Destinee Sutton

    In the style of Hugo Cabret, this book features large pencil drawings that complement the text. The drawings are really wonderful in their detail and, I think, the most enjoyable part of the book. I also liked the little mouse Celeste herself. Though she never really came alive on the page, what we saw of her was lovable, and her journey to find a home and a friend is compelling. Ok, now I'm done being nice. I have to say, right off the bat I was not a fan of the second half of the title. It's a In the style of Hugo Cabret, this book features large pencil drawings that complement the text. The drawings are really wonderful in their detail and, I think, the most enjoyable part of the book. I also liked the little mouse Celeste herself. Though she never really came alive on the page, what we saw of her was lovable, and her journey to find a home and a friend is compelling. Ok, now I'm done being nice. I have to say, right off the bat I was not a fan of the second half of the title. It's a little tacky to hit readers over the head with the themes of the book right up front. There are some good post-colon descriptions in the history of titles that sing (e.g. The Tale of Despereaux) but they have some playfulness going on. Henry Cole's choice of title addendum is both insulting, and even worse, false advertising. This little book does not live up to its subtitle. Furthermore, it's strange for a book that is mostly about adorable animals to have such a gruesome side to it. Apparently, John James Audobon killed, and in some cases practically tortured, his feathered subjects. Ugh. I don't know who to give this book to. It would be upsetting to the little kids who would love its cuteness. Kids old enough to handle the dark stuff might be turned off the preciousness of it.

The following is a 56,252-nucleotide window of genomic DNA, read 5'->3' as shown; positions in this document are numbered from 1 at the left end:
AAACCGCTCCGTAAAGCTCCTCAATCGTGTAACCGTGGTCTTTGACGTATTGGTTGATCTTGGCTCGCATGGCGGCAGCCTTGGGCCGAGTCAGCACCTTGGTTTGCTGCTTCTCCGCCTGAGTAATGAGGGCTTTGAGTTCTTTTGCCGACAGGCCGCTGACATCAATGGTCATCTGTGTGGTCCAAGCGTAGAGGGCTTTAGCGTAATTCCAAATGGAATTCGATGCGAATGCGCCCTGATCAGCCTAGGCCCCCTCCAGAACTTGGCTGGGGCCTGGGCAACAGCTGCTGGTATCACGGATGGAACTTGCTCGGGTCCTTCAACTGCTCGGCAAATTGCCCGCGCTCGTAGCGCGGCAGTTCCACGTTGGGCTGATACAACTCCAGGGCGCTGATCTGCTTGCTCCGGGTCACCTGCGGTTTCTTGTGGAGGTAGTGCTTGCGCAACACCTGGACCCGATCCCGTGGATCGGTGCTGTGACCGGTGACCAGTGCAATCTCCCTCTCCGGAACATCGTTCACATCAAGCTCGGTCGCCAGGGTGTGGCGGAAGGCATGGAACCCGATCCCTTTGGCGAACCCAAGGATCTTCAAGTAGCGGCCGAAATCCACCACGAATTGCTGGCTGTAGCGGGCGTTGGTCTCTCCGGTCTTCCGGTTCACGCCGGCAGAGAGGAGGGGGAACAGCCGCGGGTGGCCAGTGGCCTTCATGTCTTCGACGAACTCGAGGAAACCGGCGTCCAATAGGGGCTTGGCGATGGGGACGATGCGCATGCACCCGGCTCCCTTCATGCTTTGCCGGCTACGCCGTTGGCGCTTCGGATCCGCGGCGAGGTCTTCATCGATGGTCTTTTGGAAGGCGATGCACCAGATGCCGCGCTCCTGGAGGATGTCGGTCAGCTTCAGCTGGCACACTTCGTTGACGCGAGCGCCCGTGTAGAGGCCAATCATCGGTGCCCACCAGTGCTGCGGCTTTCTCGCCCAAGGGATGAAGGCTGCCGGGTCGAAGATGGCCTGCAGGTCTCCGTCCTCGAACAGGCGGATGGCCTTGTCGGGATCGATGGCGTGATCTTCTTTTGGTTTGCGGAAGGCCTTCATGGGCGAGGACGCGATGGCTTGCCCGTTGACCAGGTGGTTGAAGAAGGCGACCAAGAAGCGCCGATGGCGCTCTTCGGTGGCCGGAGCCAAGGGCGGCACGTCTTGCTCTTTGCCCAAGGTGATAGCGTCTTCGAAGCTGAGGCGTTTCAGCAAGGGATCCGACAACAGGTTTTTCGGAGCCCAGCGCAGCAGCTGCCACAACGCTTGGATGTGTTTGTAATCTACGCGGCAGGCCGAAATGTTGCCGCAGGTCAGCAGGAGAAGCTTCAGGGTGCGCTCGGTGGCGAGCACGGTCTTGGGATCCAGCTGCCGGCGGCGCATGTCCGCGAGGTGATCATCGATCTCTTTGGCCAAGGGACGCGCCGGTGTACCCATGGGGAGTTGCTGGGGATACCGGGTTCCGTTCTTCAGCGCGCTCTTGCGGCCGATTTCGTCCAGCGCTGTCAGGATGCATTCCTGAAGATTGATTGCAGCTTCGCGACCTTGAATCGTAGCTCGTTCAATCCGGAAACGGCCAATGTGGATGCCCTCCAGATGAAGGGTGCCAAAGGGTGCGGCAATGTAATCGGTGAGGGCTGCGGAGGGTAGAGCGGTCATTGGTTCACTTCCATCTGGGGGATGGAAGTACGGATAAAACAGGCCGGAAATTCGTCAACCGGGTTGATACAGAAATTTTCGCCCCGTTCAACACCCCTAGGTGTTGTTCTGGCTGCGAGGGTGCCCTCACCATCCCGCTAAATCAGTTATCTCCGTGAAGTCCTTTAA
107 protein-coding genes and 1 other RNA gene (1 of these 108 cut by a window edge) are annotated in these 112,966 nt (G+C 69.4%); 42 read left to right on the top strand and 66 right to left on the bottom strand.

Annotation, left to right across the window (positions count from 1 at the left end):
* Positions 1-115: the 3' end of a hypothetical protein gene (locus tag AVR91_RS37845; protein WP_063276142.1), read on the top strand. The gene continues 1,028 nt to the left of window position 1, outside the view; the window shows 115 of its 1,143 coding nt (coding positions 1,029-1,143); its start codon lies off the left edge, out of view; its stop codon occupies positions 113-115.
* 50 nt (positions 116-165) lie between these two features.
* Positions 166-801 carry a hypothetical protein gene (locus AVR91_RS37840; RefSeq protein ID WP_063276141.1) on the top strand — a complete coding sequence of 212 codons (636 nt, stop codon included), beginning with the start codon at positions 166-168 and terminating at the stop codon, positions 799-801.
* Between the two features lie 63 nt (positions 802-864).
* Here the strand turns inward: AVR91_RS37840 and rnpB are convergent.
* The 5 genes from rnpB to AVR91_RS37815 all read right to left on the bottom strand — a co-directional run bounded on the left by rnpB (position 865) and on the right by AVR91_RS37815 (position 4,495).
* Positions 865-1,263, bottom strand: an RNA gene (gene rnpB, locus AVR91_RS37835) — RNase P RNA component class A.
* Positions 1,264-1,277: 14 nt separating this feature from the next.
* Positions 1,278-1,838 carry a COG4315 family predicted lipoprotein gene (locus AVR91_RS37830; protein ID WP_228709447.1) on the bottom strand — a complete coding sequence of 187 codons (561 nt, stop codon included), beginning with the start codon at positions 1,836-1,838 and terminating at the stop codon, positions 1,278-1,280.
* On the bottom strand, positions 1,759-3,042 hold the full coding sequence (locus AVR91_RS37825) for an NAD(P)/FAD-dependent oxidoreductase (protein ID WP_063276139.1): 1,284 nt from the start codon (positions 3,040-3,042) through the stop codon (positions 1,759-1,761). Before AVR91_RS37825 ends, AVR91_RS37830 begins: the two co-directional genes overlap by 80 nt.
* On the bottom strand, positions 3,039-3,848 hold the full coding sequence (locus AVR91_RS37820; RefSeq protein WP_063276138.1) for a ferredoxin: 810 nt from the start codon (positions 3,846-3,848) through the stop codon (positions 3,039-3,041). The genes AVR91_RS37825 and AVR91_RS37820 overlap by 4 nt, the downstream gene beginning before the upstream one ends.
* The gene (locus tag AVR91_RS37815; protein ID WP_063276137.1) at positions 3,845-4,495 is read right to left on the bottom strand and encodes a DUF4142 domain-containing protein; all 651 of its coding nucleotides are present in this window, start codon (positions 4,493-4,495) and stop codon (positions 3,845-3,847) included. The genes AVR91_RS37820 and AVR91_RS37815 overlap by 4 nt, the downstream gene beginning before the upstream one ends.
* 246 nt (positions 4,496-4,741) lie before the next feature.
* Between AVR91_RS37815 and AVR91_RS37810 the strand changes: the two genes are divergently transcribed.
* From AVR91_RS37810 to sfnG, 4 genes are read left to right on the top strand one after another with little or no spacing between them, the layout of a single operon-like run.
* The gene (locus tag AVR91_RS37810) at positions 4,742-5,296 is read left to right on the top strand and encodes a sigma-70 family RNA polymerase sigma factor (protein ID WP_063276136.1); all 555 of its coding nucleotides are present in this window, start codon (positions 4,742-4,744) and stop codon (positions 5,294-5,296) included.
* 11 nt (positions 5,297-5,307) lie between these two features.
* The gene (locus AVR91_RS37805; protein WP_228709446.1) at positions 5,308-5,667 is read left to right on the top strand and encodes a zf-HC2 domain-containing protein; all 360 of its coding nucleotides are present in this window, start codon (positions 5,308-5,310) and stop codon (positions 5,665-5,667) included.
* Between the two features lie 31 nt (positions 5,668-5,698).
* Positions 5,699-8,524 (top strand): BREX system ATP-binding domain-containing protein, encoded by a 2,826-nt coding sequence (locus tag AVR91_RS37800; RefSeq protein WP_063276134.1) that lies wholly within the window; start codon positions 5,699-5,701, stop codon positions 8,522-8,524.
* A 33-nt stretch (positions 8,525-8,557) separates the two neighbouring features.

5. 4 out of 5

    Robert

    Henry Cole's, A Nest for Celeste, is one of those rare finds among childrens books that has the potential to reach readers of all levels and ages. This is a wonderful story about the power of friendship, the sense of purpose and the need to have and find a place called 'home.' Cole weaves art, history, and science into a story that is hard to put down and a pleasure to read. His illustrations are reminiscent of Garth Williams and David Selznick and go beyond his rich text. This is a book that is Henry Cole's, A Nest for Celeste, is one of those rare finds among childrens books that has the potential to reach readers of all levels and ages. This is a wonderful story about the power of friendship, the sense of purpose and the need to have and find a place called 'home.' Cole weaves art, history, and science into a story that is hard to put down and a pleasure to read. His illustrations are reminiscent of Garth Williams and David Selznick and go beyond his rich text. This is a book that is both Caldecott and Newbery worthy and is destined to find it's place on the book shelf next to Stuart Little and Charlotte's Web.

  6. 4 out of 5

    Josiah